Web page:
But by the time the family returned to the Rocky Mountain retreat last summer, Hong's father had given him a camera, taught him how to use it, and explained how different techniques might work in different situations. The instruction served Hong well when he saw his 9-year-old sister running through a meadow, and he captured her moment of excitement, the surrounding natural beauty, and the Prince of Whales Hotel off in the distance in "Summertime Memories at the Rockies."
Hong, 15, attends Pinewood High in Los Altos Hills. He would like to take photography class, but Pinewood no longer offers it, so for now he'll have to keep learning from his dad. Hong's father is proud of the way his son has developed his own style of shooting nature, but his little sister, the subject of the photo, has another thought. "She thinks it won because she's so cute," Hong's mother said. -- Cross Missakian
icky Hughes didn't have any grand aspirations when he pulled out his camera during a trip to Colorado last summer.
He was visiting his brother at music camp, and found himself outside the Aspen Lodge. He thought he would "just take some pictures of the hummingbirds," and wasn't even aware of the neon bar sign in the background. It was his father who later pointed out the amusing juxtaposition between the "on tap" sign and the birds suckling at the tap of the feeder.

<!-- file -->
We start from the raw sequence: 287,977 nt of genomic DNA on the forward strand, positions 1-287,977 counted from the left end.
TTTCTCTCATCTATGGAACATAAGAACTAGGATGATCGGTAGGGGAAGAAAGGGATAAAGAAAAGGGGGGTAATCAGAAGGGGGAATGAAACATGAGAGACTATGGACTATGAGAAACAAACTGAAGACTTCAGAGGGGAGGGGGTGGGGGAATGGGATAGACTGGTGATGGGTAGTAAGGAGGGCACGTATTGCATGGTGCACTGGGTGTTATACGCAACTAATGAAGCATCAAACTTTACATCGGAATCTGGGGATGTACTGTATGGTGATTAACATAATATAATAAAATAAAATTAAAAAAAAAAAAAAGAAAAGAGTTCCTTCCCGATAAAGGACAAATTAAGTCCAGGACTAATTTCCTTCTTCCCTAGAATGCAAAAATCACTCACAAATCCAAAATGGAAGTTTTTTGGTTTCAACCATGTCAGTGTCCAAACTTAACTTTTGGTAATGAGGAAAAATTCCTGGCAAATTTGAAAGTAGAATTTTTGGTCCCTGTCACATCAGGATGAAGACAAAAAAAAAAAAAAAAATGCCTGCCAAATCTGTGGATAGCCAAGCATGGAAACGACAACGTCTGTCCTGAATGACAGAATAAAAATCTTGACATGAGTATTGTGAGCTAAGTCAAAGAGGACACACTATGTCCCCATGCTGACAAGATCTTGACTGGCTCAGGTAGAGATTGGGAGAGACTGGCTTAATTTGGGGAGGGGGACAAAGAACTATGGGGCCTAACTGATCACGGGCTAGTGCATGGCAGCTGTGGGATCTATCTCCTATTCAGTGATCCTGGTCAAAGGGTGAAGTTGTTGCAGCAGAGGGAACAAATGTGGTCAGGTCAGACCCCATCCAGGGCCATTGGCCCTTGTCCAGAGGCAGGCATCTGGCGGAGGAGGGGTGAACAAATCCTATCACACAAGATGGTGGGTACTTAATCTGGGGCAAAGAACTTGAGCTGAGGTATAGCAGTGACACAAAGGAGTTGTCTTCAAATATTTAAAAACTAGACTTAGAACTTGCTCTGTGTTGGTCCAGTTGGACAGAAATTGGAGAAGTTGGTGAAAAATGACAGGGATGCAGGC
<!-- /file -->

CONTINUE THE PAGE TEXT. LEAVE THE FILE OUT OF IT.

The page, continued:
"I thought it was pretty cool," Hughes said, "and maybe kind of lucky."
Hughes, a 16-year-old sophomore at Mid-Peninsula High School, prefers to shoot with a digital camera because he likes to play around with the images. Easier storage is another advantage. Hughes estimates he has 20,000 photographs saved on his computer. If "On Tap" involved an element of luck, it was the well-earned result of persistence.
-- Cross Missakian
Sometimes, inspiration strikes a shutterbug long after he has put his camera aside. Will Delong snapped the four photographs that became "Symmetry Study" without any particular agenda.
It was later, while studying the contact sheet, that he noticed the similarity of form between the walkway, speed bumps, bike rack and river. He applied a technique learned in photography class at Sacred Heart High School and projected all four images on to one photograph. The result is a striking study in perspective and angles, with the camera's eye finding a common shape hidden in four seemingly disparate subjects.
Delong shot the four photographs while visiting U.C. Davis last winter break. Does he want to attend Davis after high school? "Not sure," he said. But he is sure he wants to keep taking pictures. -- Cross Missakian
:Who Are You
The woman in "Who Are You" had gone to an art show at Mid-Peninsula High School to see some of her grandson's photographs, not to end up in one. But when she stopped in a hallway to examine a portrait of a wild-looking young man, Nicky Hughes saw a different side of his grandmother, Norma Levitan. She had never seen a mohawk before, according to Hughes.
"She wasn't quite sure what she was looking at. She was shocked." He couldn't resist capturing it on camera.
Fortunately, Grandma likes the picture, and doesn't think Hughes was poking fun at her when he took it.
Hughes, a 16-year-old sophomore at Mid-Peninsula High, has been taking photographs since he was 10, and doesn't ever plan to stop. -- Cross Missakian